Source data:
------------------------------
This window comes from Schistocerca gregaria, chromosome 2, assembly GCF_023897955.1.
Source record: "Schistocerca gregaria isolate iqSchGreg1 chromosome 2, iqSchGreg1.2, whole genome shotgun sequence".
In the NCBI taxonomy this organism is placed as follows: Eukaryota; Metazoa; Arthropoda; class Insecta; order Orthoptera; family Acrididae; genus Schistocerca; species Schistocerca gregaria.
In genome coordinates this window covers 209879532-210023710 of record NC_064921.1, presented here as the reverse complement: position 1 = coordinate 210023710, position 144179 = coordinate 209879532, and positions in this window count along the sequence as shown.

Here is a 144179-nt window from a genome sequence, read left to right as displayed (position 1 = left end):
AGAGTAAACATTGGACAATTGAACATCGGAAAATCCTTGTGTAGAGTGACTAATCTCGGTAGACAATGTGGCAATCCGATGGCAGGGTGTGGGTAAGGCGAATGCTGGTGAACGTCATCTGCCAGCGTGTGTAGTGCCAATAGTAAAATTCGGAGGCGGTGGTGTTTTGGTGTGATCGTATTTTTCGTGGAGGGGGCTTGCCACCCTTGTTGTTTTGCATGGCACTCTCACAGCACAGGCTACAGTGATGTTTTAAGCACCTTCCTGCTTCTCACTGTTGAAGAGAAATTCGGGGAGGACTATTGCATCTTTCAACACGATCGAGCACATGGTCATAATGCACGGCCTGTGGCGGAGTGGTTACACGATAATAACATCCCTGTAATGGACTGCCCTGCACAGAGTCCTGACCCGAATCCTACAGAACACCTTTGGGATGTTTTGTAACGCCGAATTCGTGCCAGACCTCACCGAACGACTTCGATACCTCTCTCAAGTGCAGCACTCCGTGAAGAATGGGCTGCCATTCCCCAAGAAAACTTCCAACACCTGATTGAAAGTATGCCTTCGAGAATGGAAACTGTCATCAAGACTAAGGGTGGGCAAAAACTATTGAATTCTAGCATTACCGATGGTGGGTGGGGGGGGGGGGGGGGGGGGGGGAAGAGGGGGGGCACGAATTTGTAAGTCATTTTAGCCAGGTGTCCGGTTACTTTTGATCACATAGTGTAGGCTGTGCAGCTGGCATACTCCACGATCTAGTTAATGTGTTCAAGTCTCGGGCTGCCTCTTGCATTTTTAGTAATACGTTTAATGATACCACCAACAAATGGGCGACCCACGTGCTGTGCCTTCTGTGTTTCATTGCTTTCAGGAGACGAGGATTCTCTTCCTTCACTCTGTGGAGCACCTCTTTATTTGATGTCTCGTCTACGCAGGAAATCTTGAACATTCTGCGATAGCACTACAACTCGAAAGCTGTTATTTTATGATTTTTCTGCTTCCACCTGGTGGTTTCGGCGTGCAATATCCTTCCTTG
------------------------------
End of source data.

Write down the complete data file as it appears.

This window comes from Schistocerca gregaria, chromosome 2, assembly GCF_023897955.1.
Source record: "Schistocerca gregaria isolate iqSchGreg1 chromosome 2, iqSchGreg1.2, whole genome shotgun sequence".
In the NCBI taxonomy this organism is placed as follows: Eukaryota; Metazoa; Arthropoda; class Insecta; order Orthoptera; family Acrididae; genus Schistocerca; species Schistocerca gregaria.
In genome coordinates this window covers 209879532-210023710 of record NC_064921.1, presented here as the reverse complement: position 1 = coordinate 210023710, position 144179 = coordinate 209879532, and positions in this window count along the sequence as shown.

Here is a 144179-nt window from a genome sequence, read left to right as displayed (position 1 = left end):
AGAGTAAACATTGGACAATTGAACATCGGAAAATCCTTGTGTAGAGTGACTAATCTCGGTAGACAATGTGGCAATCCGATGGCAGGGTGTGGGTAAGGCGAATGCTGGTGAACGTCATCTGCCAGCGTGTGTAGTGCCAATAGTAAAATTCGGAGGCGGTGGTGTTTTGGTGTGATCGTATTTTTCGTGGAGGGGGCTTGCCACCCTTGTTGTTTTGCATGGCACTCTCACAGCACAGGCTACAGTGATGTTTTAAGCACCTTCCTGCTTCTCACTGTTGAAGAGAAATTCGGGGAGGACTATTGCATCTTTCAACACGATCGAGCACATGGTCATAATGCACGGCCTGTGGCGGAGTGGTTACACGATAATAACATCCCTGTAATGGACTGCCCTGCACAGAGTCCTGACCCGAATCCTACAGAACACCTTTGGGATGTTTTGTAACGCCGAATTCGTGCCAGACCTCACCGAACGACTTCGATACCTCTCTCAAGTGCAGCACTCCGTGAAGAATGGGCTGCCATTCCCCAAGAAAACTTCCAACACCTGATTGAAAGTATGCCTTCGAGAATGGAAACTGTCATCAAGACTAAGGGTGGGCAAAAACTATTGAATTCTAGCATTACCGATGGTGGGTGGGGGGGGGGGGGGGGGGGGGGGAAGAGGGGGGGCACGAATTTGTAAGTCATTTTAGCCAGGTGTCCGGTTACTTTTGATCACATAGTGTAGGCTGTGCAGCTGGCATACTCCACGATCTAGTTAATGTGTTCAAGTCTCGGGCTGCCTCTTGCATTTTTAGTAATACGTTTAATGATACCACCAACAAATGGGCGACCCACGTGCTGTGCCTTCTGTGTTTCATTGCTTTCAGGAGACGAGGATTCTCTTCCTTCACTCTGTGGAGCACCTCTTTATTTGATGTCTCGTCTACGCAGGAAATCTTGAACATTCTGCGATAGCACTACAACTCGAAAGCTGTTATTTTATGATTTTTCTGCTTCCACCTGGTGGTTTCGGCGTGCAATATCCTTCCTTG